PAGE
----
Just a few days ago I received my Sprocket Rocket, and I have to say that it's spectacular. The great side of it is that you can take beautiful and panoramic photos with it, with or without sprocket holes, and the negative part is that you have to use a high ISO because otherwise your photos will come out dark and a little color dead.
So trying to explain a little bit the Sprocket Rocket, the characteristics are B-setting mode for nighttime/long-exposures and N for regular exposure, focus from 0.6m to infinity, you can set it up on cloudy or sunny, but I suggest to used it on sunny only on really sunny days, otherwise the photos may come out a little dark even with iso 400. The negative part is the lack of flash, but at least there is a hotshot so I can use the flash from my Diana F+. The best part of it are the sprocket holes, and that you can do double exposures.
When I start using my Sprocket, I loaded it with a Fuji film iso 100, just to try it out. But I forgot that I shouldn’t use low iso with the Sprocket because my photos would come out dark. That same afternoon I used a lomography film iso 400 with it. The weird thing is that even using a different iso, the photos came out similar. You can try B mode and keep firm your camera and see what happens or you can also try double exposures because this way your photos will receive even more light and become brighter and more colorful.
I prefer being outdoors whenever I go on a vacation at the seaside. For this reason, I always choose to stay at a campsite instead of a hotel. This year, I stayed at a beautiful one in the south of Italy. Here is a series of photos which I received a few days ago from the excellent LomoLab service, taken with my Sprocket Rocket. Have a look after the jump!
Last week, I received the strangest thing through my letterbox. It was a postcard with this photograph on 1 side. The photo is of me sitting by the sea whilst I was on vacation last year. But I have literally no idea who took this shot – That’s why I came here, to ask for your help on my search for my mysterious photographer and to try and get to bottom of the riddle they wrote me. Please help me if you can!
A few days ago, I received from the Lomolab the scans of a roll that I used a couple of weeks ago when I documented a Yoga for Africa public demonstration in Cernobbio, a small town near the city of Como, using my Sprocket Rocket. In this article I'll explain to you the reason that led me to choose this camera. Read more after the jump!
If you are looking for a panoramic camera to document your adventures on the beach, you should try the Sprocket Rocket. It's easy to use, cheap, and can get you amazing results! In this article, you can see how I used this camera to document a short vacation in Liguria, from Varazze to Alassio. Take a look after the jump!
Sprocket Love: The Sprocket Rocket is the world’s first wide-angle camera dedicated to sprockets. It shoots 18 panoramas on a standard 35mm roll and exposes the whole width of film including sprocket holes. Use its dual winding knobs for easy multiple exposures and generate perfect nighttime shots with the bulb setting.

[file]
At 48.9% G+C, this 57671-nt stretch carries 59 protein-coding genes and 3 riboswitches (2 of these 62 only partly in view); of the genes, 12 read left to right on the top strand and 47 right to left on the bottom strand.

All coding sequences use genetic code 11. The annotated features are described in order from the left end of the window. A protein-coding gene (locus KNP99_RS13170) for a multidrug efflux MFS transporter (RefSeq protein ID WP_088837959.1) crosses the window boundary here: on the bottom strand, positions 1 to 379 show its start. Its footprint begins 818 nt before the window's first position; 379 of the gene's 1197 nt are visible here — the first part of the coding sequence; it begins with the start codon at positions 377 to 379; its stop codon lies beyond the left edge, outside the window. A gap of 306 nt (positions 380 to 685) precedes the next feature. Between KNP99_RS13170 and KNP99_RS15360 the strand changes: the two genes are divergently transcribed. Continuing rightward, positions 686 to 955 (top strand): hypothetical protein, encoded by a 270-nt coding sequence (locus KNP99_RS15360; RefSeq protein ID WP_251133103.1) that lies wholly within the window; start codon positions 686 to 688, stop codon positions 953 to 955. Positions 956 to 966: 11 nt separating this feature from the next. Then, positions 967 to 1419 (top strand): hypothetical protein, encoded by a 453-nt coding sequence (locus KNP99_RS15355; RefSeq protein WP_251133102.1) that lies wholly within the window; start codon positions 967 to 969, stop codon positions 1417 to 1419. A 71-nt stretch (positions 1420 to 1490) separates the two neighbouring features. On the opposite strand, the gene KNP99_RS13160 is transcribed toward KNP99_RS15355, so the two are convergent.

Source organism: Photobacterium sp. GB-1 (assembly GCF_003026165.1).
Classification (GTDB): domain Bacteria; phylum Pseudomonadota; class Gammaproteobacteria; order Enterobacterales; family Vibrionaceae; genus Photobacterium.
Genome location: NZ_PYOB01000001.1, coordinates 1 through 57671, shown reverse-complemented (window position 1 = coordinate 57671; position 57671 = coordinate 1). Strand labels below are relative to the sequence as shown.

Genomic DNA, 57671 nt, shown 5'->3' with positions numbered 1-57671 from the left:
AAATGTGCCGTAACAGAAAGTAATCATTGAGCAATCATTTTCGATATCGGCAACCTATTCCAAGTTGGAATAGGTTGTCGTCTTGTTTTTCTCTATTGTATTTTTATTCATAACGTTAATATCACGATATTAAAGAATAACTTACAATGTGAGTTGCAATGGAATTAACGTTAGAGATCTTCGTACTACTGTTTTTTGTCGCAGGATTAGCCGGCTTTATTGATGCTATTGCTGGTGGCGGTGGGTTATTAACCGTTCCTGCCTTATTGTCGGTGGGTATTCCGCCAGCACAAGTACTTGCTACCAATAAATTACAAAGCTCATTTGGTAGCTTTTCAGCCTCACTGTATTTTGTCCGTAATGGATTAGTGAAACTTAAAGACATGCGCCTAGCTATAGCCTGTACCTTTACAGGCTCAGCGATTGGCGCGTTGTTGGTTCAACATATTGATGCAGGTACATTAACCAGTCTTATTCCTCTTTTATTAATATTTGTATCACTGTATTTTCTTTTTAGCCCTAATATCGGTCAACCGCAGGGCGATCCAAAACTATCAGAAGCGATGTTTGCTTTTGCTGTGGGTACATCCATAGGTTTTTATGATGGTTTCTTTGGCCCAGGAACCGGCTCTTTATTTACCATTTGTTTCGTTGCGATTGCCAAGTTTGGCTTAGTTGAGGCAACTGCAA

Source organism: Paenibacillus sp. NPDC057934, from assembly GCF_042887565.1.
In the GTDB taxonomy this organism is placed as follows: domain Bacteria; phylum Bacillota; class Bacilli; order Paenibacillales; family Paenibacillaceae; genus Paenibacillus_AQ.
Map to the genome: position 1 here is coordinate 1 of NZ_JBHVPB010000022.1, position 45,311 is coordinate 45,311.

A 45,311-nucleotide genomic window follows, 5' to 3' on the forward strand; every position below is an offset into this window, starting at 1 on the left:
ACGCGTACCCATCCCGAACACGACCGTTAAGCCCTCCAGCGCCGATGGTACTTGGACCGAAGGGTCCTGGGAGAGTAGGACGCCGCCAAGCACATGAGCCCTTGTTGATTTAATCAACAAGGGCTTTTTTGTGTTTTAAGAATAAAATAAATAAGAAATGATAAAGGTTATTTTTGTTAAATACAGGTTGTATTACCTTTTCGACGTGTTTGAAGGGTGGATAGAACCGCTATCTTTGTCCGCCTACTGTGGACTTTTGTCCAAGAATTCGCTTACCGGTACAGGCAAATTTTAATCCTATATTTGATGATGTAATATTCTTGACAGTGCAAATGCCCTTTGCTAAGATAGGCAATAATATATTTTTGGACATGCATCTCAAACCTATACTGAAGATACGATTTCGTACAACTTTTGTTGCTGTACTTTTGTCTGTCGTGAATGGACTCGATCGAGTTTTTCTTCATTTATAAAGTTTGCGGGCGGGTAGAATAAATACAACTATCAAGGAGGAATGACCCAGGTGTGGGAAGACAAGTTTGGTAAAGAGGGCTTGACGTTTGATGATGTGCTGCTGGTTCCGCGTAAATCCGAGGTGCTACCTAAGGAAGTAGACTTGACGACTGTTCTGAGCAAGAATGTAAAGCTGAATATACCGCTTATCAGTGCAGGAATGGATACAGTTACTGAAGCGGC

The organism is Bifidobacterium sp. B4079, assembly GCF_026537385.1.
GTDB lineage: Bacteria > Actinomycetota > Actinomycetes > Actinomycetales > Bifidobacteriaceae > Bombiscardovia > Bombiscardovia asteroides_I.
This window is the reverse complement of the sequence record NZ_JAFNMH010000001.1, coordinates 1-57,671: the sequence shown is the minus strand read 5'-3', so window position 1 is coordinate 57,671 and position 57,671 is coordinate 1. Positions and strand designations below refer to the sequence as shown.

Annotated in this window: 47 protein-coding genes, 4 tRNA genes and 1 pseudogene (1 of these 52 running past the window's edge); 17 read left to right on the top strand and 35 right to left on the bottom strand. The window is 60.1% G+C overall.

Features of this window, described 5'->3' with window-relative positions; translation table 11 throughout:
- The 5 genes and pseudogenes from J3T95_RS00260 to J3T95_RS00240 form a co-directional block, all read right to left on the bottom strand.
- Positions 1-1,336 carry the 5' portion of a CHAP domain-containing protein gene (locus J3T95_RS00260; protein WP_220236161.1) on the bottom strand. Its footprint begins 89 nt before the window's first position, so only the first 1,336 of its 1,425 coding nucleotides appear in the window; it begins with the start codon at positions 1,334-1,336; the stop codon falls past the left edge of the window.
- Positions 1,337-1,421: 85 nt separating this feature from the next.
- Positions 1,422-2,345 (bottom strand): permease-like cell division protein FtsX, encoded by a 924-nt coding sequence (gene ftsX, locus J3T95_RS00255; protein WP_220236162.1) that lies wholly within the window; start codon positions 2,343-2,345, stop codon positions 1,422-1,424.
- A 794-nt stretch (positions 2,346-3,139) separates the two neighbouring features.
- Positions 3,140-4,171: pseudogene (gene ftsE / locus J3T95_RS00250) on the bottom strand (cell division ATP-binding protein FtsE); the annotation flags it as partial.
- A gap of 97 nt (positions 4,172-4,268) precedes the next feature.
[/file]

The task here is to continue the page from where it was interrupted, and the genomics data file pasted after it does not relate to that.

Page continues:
Photographs with sprocket holes exposed are practically a dime a dozen these days but, of course, this wasn't the case more than 50 years ago. However, former freelance photographer Michael Ciavolino was already able to create one of the earliest examples of this technique back in the early '60s in his groundbreaking photograph called "Boat Ride, Rye Beach." Find out the fascinating story behind this photo, as well as how and why he did it in this exclusive Lomography feature!
The New Petzval Art Lens is the perfect portrait lens. But have you ever wondered how it performs in difficult situations with low light and unpredictable movements, such as a concert? Viennese rockstar photographer Matthias Hombauer proves that such a challenge can be surpassed with exceptional results. In Linz, Austria he met the American rock band Portugal. The Man and shot excellent black and white photos! Check out the gallery below and let Matthias teach you how to work with the lens during concerts.
The Lomography Sprocket Rocket - my first analogue camera ever - and I have had some troubled times behind us. We have been involved in a stormy love-hate relationship for several years. But in the end, we luckily managed to get over ourselves and overcome our problems. Now he's my old time favorite. Old love never rusts, that is.
A movie's parting shot is a crucial element in the sense that it could either make or break the lasting impression that it would have on its audience. It could either wrap things up quite nicely and leave viewers satisfied, or it could do otherwise. For many, it's often the first thing that comes to mind long after the final credits have rolled out.
The Cannes Film Festival showcases some of the world's best cinematographic masterpieces. It is an annual event that is highly anticipated by fans and connoisseurs of both mainstream and independent cinema. This year's festival has officially opened and film buffs everywhere are excited, at the same time curious, about which film will win the Palme d'Or. We are in no position to predict the winner, but we do have our favorites, from the ones in competition and otherwise. In no definitive order, here is a list of 10 films that we'd like to see.
Are you in need of a holiday? Then we have something spectacular for you from the Shift School of Photography and Lomography. With your photos you can win a four-day trip to Paris for a long weekend full of photography including a giant Lomography package! We want to see your best work displaying your travel destinations so we know that you can turn a weekend getaway into an artistic and educational trip!